Throat swabs are necessary to reliably detect carriers of Staphylococcus aureus

Abstract number: 1732_15

Mertz D., Frei R., Jaussi B., Flückiger U., Widmer A.

Background: The anterior nares are considered to be the primary colonisation site of Staphylococcus aureus (S. aureus) and approximately 30% of healthy people carry the bacteria in their anterior nares. However, recent studies indicate that the throat may be an additional important site of colonisation (Nilsson P. J Clin Microbiol 2006). Most screening programmes for S. aureus including methicillin-resistant S. aureus (MRSA) require a swab from the nose only, and a swab of the throat is not considered as standard.

Objectives: To determine the frequency of positive S. aureus cultures with positive samples from the throat and negative from the nares.

Methods: Specimens were obtained with a sterile polyester fiber-tipped swab moistened with sterile saline from the anterior nares (5 rotations in each anterior nostril), the posterior wall of the pharynx, and the soft palate. Swabs were transported to the laboratory in a transport tube (M40 Transystem, Copan, Brescia, Italy) and put in selective enrichment broth (Chapman broth containing brain heart infusion broth with 6% NaCl, Biomedics, Madrid, Spain).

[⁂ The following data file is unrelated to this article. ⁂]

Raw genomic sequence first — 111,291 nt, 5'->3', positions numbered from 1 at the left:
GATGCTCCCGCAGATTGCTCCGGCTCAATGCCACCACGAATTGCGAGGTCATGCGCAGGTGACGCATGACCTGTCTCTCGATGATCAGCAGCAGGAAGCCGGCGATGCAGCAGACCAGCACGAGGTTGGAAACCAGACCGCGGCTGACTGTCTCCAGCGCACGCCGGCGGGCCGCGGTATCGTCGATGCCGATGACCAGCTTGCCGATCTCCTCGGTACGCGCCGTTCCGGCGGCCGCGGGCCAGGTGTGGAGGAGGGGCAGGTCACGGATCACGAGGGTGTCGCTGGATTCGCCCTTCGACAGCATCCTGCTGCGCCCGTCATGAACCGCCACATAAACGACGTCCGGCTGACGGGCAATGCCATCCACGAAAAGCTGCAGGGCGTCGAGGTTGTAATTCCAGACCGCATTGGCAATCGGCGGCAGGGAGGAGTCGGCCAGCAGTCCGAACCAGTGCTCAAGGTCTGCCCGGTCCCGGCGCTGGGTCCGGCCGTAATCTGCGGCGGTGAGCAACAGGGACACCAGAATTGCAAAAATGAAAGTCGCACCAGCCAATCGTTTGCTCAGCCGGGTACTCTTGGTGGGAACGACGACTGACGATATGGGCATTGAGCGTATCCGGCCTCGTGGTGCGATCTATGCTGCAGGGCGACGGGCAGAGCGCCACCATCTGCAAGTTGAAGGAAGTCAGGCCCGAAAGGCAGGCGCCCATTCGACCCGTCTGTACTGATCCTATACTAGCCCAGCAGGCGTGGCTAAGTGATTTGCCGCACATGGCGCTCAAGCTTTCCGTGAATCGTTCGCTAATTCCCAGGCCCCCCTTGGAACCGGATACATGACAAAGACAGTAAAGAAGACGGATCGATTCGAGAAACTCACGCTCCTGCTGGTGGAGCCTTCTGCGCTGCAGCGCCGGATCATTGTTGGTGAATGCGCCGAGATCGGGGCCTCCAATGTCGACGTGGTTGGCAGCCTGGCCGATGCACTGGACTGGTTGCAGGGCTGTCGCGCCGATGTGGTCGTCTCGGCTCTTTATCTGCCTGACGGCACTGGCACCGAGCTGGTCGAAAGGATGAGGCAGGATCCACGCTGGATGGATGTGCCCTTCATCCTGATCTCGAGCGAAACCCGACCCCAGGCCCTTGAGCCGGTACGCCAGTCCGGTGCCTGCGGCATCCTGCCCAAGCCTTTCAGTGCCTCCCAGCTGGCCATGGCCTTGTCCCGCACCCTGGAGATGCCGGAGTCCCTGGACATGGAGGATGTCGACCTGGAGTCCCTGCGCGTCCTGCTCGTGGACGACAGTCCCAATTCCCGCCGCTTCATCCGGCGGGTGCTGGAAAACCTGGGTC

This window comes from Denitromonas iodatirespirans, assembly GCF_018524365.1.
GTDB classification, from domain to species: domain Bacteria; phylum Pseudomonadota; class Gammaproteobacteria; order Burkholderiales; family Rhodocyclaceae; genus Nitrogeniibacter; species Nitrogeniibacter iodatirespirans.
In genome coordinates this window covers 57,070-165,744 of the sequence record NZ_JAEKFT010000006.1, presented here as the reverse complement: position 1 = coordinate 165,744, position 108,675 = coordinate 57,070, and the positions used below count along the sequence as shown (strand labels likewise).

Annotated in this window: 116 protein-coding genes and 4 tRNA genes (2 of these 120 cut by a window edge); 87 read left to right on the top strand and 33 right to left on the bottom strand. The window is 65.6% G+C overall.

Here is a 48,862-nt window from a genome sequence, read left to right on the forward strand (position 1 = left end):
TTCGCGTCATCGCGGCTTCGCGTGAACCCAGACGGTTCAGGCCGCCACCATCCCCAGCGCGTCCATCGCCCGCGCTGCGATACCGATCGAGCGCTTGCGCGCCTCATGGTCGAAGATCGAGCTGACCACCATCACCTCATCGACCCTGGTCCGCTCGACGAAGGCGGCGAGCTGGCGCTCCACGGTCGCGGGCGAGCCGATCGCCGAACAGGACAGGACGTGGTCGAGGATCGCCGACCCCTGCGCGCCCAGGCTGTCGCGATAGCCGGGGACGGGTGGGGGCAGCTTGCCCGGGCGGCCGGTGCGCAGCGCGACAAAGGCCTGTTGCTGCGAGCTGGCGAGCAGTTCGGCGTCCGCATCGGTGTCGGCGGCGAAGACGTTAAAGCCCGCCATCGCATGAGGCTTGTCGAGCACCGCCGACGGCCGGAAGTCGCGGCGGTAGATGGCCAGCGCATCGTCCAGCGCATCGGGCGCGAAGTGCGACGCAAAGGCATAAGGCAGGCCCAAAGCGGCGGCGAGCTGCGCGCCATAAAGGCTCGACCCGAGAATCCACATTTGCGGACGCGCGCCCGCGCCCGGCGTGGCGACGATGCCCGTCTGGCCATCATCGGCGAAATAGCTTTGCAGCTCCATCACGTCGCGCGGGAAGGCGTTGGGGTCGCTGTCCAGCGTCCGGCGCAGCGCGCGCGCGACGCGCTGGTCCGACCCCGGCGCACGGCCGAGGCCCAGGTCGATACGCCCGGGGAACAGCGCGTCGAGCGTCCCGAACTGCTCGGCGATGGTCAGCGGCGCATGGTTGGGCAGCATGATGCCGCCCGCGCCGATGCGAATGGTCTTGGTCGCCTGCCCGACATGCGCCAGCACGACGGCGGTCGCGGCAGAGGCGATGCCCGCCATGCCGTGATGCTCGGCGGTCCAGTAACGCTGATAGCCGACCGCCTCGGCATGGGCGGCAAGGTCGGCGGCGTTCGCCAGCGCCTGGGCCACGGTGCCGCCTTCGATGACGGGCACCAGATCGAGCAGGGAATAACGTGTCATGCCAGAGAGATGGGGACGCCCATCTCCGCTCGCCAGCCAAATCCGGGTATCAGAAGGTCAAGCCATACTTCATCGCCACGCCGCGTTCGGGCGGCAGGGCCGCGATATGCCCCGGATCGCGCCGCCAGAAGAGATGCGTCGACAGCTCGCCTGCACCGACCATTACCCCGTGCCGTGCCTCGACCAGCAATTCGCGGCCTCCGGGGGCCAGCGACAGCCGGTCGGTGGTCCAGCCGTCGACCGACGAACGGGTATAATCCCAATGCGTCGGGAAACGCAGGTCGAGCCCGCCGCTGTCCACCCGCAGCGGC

Results: A total of 905 individuals were screened for S. aureus between 2000 and 2005. Complete data were unavailable from 54 individuals who were excluded. Overall, S. aureus was isolated in 386/851 (45.4%) individuals from any site.

Screening resultsNo. of individuals% of overall positive

Conclusion: Limiting S. aureus screening to the nares fails to identify 18.4% of carriers. Additional cost can be avoided by pooling the specimens while maintaining the higher sensitivity. Therefore, optimal screening for S. aureus should include swabs from both the nares and the throat. This may be even more important if screening is focused on MRSA carriage.

Session Details

Date: 31/03/2007
Time: 00:00-00:00
Session name: European Society of Clinical Microbiology and Infectious Diseases
Location: ICC, Munich, Germany
Presentation type:
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